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IACM-Bulletin of April 28, 2002
Health Minister Anne McLellan said she will not release any of the marijuana being grown for the government to distribute to sick patients until it has been tested in clinical trials, her spokeswoman said on 22 April.
This statement suggests that the cannabis, being grown in an old mine in Manitoba, will not be made available to patients for several years, if ever. The clinical studies have not started, yet, and will need years. When former Health Minister Allan Rock announced the cannabis-growing contract in July 2001, he said some would be used for research and some could be given to patients who qualified because they were severely ill or dying.
Rock had invited doctors to sign certificates that their patients needed marijuana, which brought protests from some medical groups. But several doctors have signed the documents and as of 2 April Health Canada had issued 205 authorizations for possession of cannabis. Those authorized patients now have no choice but to grow their own cannabis, or get someone to grow it for them, with no legal source of seeds.
On 23 April a Quebec judge said that laws banning the sale of marijuana to sick people who have been granted permission to use the drug are unconstitutional. Judge Gilles Cadieux said that the Charter of Rights and Freedoms protects the right to liberty and security of the person, including the use of cannabis by patients who have been granted a medical exemption.
(Sources: Canadian Press of 22 and 23 April 2002, Edmonton Sun of 23 April 2002)
A study with smoked cannabis in neuropathy (nerve pain) associated with AIDS started at the University of California in San Francisco, let by Dr. Donald Abrams. The three year $956,000 state-funded study is under the aegis of the university's Center for Medicinal Cannabis Research. This center was established by a 1999 state law.
Study participants are experienced marijuana smokers, who did not smoke 30 days before study entry. "We want to know people know how to inhale - and know ... what it's like to be stoned, so they don't freak out and sue us," Abrams said.
The study is starting as a pilot study with 16 volunteers. The first of them started on 27 March. Each participant will stay in the hospital for nine days, smoking marijuana three times a day on seven of those days. If all goes well with the pilot study, a bigger study involving up to 100 subjects will follow. The study is double-blinded and uses THC free cannabis cigarettes as placebos.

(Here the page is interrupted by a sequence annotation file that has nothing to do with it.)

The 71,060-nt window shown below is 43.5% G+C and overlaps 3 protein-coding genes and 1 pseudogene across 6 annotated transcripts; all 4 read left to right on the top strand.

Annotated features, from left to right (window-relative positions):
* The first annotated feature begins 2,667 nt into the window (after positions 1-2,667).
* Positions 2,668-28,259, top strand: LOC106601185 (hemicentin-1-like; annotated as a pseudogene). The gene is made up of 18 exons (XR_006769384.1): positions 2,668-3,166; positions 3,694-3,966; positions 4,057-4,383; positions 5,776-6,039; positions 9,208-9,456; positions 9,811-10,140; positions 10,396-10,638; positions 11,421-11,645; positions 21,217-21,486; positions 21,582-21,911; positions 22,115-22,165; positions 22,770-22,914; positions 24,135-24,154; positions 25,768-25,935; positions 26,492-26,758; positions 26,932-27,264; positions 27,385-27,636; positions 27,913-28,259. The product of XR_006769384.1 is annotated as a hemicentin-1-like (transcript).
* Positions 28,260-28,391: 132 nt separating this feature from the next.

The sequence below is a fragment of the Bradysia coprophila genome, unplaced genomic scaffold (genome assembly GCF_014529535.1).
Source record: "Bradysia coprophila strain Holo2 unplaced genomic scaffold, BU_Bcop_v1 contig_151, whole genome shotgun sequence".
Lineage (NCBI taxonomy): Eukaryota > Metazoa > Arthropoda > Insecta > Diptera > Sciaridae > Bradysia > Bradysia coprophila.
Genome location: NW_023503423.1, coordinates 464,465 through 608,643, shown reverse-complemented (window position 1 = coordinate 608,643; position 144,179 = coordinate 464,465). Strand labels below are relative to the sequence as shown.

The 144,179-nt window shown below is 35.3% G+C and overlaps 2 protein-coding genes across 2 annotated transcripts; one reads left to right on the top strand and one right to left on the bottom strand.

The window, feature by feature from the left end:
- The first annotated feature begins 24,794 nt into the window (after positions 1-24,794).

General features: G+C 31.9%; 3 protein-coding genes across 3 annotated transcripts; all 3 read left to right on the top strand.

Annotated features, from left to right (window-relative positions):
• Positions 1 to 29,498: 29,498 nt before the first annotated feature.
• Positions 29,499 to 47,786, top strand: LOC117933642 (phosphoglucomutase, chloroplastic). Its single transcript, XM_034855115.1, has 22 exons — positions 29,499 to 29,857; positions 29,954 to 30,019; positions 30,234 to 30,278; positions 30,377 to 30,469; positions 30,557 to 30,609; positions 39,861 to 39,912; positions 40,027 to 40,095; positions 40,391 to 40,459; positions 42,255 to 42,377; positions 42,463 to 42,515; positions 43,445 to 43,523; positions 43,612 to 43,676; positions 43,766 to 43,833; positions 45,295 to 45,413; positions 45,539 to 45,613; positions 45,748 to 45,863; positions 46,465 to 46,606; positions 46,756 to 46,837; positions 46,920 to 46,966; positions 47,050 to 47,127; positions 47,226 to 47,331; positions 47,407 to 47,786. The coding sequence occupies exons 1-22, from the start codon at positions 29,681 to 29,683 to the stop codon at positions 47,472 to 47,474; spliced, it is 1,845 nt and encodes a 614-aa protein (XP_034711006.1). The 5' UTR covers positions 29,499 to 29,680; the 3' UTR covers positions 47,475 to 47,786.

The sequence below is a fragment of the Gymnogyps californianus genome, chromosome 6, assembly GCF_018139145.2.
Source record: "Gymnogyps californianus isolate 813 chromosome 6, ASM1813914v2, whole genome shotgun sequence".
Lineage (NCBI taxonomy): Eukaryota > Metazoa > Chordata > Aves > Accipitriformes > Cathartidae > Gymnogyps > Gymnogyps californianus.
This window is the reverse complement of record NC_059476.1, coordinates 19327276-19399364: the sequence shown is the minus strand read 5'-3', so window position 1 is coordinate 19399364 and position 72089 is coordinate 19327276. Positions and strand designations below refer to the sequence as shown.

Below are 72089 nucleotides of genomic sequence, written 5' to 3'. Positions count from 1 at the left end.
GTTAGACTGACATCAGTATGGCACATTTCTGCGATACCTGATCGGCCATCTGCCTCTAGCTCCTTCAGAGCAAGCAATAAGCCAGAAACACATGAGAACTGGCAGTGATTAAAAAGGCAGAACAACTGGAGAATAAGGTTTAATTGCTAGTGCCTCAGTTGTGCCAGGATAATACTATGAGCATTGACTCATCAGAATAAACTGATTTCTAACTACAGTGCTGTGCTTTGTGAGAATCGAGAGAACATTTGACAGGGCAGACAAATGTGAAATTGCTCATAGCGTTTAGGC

(Source: The Augusta Chronicle of 13 April 2002)
Canadian immigration authorities arrested Kenneth E. Hayes on 18 April, and Steve Tuck and Steve Kubby on 16 April. All three face deportation hearings. All have said they would seek political refugee status in Canada if the United States asked for their extradition, or if Canada attempted to deport them.
The charges are "specifically having to do with having criminal convictions in the United States," said Angela Battiston, a Canadian immigration spokeswoman. None of them deny growing or smoking cannabis but they say it's for medical reasons, which is allowed under Proposition 215, a state law approved by California voters in 1996.
U.S. officials applauded the action. "It's unfortunate that many people are viewing Canada as a haven to avoid U.S. justice," said Richard Meyer, a U.S. Drug Enforcement Administration spokesman.
(Source: The Press Democrat of 21 April 2002)
In a rat model of nausea cannabidiol (CBD) and its synthetic dimethylheptyl homolog were effective against nausea. Thus, cannabinoids without psychoactive side-effects may have therapeutic value in the treatment of chemotherapy-induced nausea. (Source: Parker LA, et al. Neuroreport 2002 Apr 16;13(5):567-70)
The city council of Berkeley passed a resolution on 23 April affirming the city's support for medical marijuana. The council directed the Berkeley Police Department not to cooperate with the Drug Enforcement Administration in investigations of medical marijuana clubs. (Source: Daily Californian of 25 April 2002)
In a Spanish study patients with cannabis-induced psychosis and acute schizophrenia shared several features but differed in others. The authors concluded that the continuous heavy use of cannabis can induce a psychotic disorder distinct from acute schizophrenia. (Source: Nunez LA, Gurpegui M. Acta Psychiatr Scand 2002 Mar;105(3):173-178)
About 550 people participated in the annual national conference of the National Organization for the Reform of Marijuana Laws in San Francisco, the largest in the organization's 32-year history. Among the speaker were San Francisco District Attorney Terence Hallinan, California State Senator John Vasconcellos, Jack Herer, Dr. Tom Ungerleider, Dr. John P. Morgan, and Barbara Ehrenreich. (Source: NORML of 26 April 2002)